Hidden Treasures of Eclipse Collections - Part 2
There are a few hidden treasures within Eclipse collections.
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Eclipse Collections is an open-source Java Collections framework. In this blog, I am going to demonstrate five lesser-known features of the framework. I published a similar blog in last year's Java Advent Calendar. Please refer to the resources at the end of the blog for more information about the framework.
You may also like: The Best of Java Collections [Tutorials]
countBy(): When you want to find the count of a particular object, you can use the
countBy() API to get a Bag. The purpose of a Bag is to maintain the mapping of an object to the count. A Bag can be used to query the count of an item in
O(1) time. Bag also provides additional helpful API which helps with counting. Learn more about Bag data structure in this blog.
reject(): When you want to choose the elements which do not satisfy a predicate, you can use the
reject() API. This API is provided for enhanced readability and to make it intuitive to developers. You can use
reject() in place of using a
select() and negation of a boolean condition. In essence, all the elements which do not return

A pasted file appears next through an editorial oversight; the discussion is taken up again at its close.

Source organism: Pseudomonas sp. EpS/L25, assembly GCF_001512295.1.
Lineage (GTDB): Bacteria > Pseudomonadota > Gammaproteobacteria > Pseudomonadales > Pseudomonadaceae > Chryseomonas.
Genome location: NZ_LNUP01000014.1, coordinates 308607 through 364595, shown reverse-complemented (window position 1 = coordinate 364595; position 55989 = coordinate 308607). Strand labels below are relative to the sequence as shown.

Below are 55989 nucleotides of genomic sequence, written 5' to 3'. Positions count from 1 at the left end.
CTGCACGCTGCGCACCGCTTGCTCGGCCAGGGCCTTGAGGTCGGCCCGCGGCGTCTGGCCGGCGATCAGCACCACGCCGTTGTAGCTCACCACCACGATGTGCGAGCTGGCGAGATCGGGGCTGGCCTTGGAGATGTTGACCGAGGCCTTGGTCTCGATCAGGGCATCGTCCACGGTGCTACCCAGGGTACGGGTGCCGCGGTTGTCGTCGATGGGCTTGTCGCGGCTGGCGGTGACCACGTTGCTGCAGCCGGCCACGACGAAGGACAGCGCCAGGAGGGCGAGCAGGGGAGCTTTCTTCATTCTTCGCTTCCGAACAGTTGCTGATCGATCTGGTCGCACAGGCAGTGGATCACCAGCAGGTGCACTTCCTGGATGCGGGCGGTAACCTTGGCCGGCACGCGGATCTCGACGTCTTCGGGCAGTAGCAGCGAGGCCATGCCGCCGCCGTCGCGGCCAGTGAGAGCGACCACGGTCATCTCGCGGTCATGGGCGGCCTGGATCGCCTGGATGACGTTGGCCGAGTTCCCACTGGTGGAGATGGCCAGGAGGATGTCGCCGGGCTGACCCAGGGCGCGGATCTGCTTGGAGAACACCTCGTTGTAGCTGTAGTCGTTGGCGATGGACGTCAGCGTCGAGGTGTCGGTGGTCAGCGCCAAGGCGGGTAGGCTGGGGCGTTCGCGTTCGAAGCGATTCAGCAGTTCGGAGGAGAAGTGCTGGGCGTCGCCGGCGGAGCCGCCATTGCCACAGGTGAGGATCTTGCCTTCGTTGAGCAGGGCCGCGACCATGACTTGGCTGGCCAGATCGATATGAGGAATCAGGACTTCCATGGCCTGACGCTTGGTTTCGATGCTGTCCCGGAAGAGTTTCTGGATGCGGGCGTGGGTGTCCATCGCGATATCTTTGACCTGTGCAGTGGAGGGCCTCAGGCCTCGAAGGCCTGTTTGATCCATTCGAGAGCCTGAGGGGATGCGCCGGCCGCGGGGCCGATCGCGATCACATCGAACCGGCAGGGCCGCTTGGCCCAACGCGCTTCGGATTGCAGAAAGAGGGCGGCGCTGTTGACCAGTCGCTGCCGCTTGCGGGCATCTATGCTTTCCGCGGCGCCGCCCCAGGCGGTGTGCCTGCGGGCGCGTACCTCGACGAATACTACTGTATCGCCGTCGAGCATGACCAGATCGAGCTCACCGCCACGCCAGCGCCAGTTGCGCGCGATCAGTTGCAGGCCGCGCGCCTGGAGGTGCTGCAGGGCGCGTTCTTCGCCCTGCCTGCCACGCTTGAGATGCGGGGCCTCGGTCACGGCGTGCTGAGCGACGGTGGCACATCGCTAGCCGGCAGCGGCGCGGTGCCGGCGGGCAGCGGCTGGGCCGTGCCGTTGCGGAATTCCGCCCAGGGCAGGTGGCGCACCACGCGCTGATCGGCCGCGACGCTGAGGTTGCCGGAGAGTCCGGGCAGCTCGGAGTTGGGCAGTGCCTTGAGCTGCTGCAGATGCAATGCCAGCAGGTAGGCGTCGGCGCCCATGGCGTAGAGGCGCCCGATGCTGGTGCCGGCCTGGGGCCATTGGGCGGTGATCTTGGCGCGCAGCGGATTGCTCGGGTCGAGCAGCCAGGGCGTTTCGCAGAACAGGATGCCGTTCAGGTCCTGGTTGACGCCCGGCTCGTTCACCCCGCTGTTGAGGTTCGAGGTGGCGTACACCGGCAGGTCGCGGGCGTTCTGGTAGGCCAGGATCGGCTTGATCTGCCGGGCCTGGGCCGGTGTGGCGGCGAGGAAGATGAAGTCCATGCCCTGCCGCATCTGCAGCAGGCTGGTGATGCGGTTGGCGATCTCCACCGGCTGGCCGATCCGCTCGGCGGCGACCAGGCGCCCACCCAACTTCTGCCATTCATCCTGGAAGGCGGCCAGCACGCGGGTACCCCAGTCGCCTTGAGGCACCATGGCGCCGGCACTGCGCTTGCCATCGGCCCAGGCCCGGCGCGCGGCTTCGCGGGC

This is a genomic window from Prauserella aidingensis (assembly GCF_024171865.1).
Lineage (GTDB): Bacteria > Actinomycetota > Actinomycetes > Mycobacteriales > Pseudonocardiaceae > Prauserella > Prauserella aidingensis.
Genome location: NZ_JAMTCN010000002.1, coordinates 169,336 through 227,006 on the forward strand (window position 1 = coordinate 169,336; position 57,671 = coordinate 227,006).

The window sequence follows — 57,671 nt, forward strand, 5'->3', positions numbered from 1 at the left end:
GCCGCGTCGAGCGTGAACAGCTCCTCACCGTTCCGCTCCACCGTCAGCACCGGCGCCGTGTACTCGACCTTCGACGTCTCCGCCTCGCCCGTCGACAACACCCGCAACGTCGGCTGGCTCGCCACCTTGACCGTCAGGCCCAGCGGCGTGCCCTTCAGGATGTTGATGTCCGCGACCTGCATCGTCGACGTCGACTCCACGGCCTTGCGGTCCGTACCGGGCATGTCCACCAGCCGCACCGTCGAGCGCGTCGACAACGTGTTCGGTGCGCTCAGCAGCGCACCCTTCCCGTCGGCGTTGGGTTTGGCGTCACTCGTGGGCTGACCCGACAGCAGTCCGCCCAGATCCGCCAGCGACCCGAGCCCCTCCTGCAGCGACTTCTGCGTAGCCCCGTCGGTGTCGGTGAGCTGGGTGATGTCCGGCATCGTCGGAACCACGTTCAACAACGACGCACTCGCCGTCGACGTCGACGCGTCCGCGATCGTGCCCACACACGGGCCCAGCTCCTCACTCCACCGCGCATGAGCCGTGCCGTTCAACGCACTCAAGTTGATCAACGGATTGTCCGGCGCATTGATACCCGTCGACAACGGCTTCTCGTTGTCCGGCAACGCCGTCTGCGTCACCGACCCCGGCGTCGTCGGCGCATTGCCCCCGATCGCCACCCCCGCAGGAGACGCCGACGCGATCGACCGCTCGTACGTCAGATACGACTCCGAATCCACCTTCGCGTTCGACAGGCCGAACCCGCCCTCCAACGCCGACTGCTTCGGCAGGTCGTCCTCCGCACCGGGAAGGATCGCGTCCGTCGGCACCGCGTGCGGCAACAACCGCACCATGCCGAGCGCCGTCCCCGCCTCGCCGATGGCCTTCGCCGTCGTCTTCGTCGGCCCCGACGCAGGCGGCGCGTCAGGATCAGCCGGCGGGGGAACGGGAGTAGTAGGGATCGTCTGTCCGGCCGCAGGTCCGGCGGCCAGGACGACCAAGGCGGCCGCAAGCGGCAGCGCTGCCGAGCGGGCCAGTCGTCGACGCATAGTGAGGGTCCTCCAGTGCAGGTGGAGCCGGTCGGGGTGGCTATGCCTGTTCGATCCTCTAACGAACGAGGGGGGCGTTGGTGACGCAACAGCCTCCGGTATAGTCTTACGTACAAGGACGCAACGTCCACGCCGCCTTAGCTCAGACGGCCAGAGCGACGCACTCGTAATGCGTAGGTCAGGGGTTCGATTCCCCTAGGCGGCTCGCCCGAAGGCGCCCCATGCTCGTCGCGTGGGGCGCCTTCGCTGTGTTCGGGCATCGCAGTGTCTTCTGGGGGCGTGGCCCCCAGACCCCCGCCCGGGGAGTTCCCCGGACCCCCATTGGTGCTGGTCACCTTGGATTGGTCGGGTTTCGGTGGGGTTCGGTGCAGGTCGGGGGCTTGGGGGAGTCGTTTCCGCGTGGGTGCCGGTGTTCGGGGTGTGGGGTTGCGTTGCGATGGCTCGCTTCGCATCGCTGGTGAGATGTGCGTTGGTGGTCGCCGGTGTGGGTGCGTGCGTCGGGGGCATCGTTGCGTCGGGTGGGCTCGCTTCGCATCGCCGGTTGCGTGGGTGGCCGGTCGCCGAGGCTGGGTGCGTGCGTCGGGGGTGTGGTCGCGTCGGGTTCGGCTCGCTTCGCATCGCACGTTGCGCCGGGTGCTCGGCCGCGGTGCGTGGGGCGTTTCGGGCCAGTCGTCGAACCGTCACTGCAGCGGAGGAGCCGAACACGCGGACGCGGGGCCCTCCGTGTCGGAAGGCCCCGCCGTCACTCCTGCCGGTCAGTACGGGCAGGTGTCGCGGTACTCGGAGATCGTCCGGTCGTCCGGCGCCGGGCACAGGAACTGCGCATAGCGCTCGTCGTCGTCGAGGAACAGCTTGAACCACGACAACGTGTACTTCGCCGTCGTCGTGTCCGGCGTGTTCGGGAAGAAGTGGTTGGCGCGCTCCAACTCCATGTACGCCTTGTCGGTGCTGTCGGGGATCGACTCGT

true for a boolean condition will be chosen when using
reject(). The output of
reject(BooleanCondition) is the same as what you will get by doing a
makeString(): When you want a configurable string representation of a
RichIterable, you can use
makeString(). If you use
makeString() without a delimiter, then a default delimiter of
"comma space" ( ", " ) is used. If you want a specific delimiter, you can pass it to
makeString() and the output string will have the string representation where every element separated by a delimiter. The delimiter is not used if the size of
Iterable is 1.
zip(): When you want to stitch two
OrderedIterables together, you can use
zip() API operates on two
OrderedIterables and stitches them such that you get an
Pair of elements. In the
Pair, the first of
Pair is the element from first
OrderedIterable and the second of
Pair is the element from second
OrderedIterable. In case the
OrderedIterables are of different sizes, then the excess elements from the longer
OrderedIterable are ignored. The output of
zip() is an
OrderedIterable of the same size as the smaller
corresponds(): When you want to find if all elements of two
OrderedIterables are equal according to a
Predicate, you can use the
corresponds() API. The
corresponds() API operates by first checking if the two
OrderedIterables have the same size, if they have the same size then corresponding elements of both the
OrderedIterables are evaluated using the
Predicate passed to
corresponds(). If the size of
OrderedIterables is equal and the
true for all elements, then
true. If the size of
OrderedIterables is not equal or the
false for any element, then
Eclipse Collections comes with its own implementations of List, Set, and Map. It also has additional data structures like Multimap, Bag, and an entire Primitive Collections hierarchy. Each of our collections has a fluent and rich API for commonly required iteration patterns.
Hope you enjoyed!
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